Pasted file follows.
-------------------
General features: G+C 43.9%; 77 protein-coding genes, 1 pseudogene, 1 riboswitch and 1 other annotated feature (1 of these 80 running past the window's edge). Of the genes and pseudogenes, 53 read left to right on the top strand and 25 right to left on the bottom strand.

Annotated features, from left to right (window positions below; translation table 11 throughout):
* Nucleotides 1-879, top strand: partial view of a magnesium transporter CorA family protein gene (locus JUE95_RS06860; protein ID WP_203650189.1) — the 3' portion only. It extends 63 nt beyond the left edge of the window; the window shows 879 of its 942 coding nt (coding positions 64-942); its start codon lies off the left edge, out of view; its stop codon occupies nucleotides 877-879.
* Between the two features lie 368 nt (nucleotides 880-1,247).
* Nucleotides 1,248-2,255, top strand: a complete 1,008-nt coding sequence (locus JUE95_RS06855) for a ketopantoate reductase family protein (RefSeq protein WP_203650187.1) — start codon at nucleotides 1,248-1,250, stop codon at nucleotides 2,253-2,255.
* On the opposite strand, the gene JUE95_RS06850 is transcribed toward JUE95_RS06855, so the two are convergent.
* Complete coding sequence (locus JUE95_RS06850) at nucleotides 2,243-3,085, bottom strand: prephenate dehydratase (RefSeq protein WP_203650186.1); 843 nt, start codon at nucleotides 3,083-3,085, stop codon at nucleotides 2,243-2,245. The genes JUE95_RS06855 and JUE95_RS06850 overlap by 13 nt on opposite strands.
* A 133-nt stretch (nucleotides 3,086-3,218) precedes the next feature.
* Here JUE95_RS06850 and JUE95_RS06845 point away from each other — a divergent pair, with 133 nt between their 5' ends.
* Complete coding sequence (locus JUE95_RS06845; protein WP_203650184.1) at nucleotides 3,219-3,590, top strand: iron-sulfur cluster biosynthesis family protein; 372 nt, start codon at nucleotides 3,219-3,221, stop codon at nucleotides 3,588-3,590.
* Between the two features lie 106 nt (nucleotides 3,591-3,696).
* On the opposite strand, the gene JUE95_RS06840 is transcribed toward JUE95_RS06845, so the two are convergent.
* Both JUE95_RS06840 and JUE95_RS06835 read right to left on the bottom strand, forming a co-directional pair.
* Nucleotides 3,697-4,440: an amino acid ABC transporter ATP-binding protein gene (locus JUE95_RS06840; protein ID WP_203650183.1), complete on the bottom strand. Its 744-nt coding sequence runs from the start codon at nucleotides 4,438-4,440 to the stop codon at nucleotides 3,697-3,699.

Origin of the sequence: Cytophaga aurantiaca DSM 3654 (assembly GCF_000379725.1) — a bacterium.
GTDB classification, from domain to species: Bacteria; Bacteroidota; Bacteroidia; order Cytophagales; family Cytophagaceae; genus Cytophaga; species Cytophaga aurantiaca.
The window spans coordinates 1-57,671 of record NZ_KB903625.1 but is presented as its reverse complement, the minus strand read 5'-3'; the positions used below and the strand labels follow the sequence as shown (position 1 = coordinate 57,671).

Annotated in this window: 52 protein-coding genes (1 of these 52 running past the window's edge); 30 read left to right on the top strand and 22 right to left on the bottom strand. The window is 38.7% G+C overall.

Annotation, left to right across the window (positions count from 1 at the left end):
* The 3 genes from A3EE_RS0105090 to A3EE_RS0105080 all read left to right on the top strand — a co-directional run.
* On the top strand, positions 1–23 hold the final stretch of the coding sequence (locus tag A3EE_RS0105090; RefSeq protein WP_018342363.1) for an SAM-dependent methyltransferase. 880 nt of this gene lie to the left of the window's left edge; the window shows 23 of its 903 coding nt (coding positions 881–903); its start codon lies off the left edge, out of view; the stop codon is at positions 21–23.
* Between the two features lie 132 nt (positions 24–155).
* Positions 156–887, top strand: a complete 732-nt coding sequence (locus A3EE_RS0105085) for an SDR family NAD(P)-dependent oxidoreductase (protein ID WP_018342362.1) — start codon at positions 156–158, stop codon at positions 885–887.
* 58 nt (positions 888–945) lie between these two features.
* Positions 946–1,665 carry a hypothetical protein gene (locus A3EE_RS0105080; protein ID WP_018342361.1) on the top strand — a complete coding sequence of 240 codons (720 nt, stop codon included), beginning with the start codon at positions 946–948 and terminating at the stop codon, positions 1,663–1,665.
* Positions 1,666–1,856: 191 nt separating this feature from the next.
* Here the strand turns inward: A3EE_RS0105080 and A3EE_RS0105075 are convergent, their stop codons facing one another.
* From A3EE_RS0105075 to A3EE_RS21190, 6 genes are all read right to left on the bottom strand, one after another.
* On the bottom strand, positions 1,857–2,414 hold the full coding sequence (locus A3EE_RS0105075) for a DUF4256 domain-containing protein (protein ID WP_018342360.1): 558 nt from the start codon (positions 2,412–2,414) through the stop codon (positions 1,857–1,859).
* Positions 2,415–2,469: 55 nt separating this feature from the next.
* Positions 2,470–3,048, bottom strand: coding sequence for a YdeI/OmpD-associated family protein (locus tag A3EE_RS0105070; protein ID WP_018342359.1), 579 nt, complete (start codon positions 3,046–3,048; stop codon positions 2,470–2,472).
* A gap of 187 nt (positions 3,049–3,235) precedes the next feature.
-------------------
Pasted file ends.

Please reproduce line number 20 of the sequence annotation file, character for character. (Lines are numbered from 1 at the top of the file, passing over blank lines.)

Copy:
* The 3 genes from A3EE_RS0105090 to A3EE_RS0105080 all read left to right on the top strand — a co-directional run.